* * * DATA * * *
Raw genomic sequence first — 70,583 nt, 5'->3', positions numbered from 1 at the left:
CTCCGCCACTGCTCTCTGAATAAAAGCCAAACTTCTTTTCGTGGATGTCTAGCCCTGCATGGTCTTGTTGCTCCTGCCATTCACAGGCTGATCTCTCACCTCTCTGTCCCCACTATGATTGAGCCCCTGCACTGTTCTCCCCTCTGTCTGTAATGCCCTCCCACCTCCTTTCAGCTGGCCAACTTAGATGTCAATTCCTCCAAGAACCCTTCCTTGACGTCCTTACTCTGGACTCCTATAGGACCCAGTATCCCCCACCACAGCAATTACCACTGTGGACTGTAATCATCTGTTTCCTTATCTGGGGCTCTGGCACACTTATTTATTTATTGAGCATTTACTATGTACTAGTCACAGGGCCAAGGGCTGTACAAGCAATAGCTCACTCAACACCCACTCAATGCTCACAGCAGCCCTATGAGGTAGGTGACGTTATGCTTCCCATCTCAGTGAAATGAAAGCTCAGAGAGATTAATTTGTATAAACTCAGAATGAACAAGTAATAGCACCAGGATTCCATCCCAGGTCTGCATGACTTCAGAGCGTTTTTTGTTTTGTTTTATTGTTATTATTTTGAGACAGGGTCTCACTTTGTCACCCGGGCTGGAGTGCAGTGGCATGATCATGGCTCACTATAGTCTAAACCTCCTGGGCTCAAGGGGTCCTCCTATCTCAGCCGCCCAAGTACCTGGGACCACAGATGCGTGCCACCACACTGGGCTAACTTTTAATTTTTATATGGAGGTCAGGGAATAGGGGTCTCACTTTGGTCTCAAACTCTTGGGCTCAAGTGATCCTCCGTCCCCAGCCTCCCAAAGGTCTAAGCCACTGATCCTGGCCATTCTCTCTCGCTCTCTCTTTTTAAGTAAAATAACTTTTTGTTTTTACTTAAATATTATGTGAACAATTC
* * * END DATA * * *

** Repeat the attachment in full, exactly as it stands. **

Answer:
Raw genomic sequence first — 70,583 nt, 5'->3', positions numbered from 1 at the left:
CTCCGCCACTGCTCTCTGAATAAAAGCCAAACTTCTTTTCGTGGATGTCTAGCCCTGCATGGTCTTGTTGCTCCTGCCATTCACAGGCTGATCTCTCACCTCTCTGTCCCCACTATGATTGAGCCCCTGCACTGTTCTCCCCTCTGTCTGTAATGCCCTCCCACCTCCTTTCAGCTGGCCAACTTAGATGTCAATTCCTCCAAGAACCCTTCCTTGACGTCCTTACTCTGGACTCCTATAGGACCCAGTATCCCCCACCACAGCAATTACCACTGTGGACTGTAATCATCTGTTTCCTTATCTGGGGCTCTGGCACACTTATTTATTTATTGAGCATTTACTATGTACTAGTCACAGGGCCAAGGGCTGTACAAGCAATAGCTCACTCAACACCCACTCAATGCTCACAGCAGCCCTATGAGGTAGGTGACGTTATGCTTCCCATCTCAGTGAAATGAAAGCTCAGAGAGATTAATTTGTATAAACTCAGAATGAACAAGTAATAGCACCAGGATTCCATCCCAGGTCTGCATGACTTCAGAGCGTTTTTTGTTTTGTTTTATTGTTATTATTTTGAGACAGGGTCTCACTTTGTCACCCGGGCTGGAGTGCAGTGGCATGATCATGGCTCACTATAGTCTAAACCTCCTGGGCTCAAGGGGTCCTCCTATCTCAGCCGCCCAAGTACCTGGGACCACAGATGCGTGCCACCACACTGGGCTAACTTTTAATTTTTATATGGAGGTCAGGGAATAGGGGTCTCACTTTGGTCTCAAACTCTTGGGCTCAAGTGATCCTCCGTCCCCAGCCTCCCAAAGGTCTAAGCCACTGATCCTGGCCATTCTCTCTCGCTCTCTCTTTTTAAGTAAAATAACTTTTTGTTTTTACTTAAATATTATGTGAACAATTC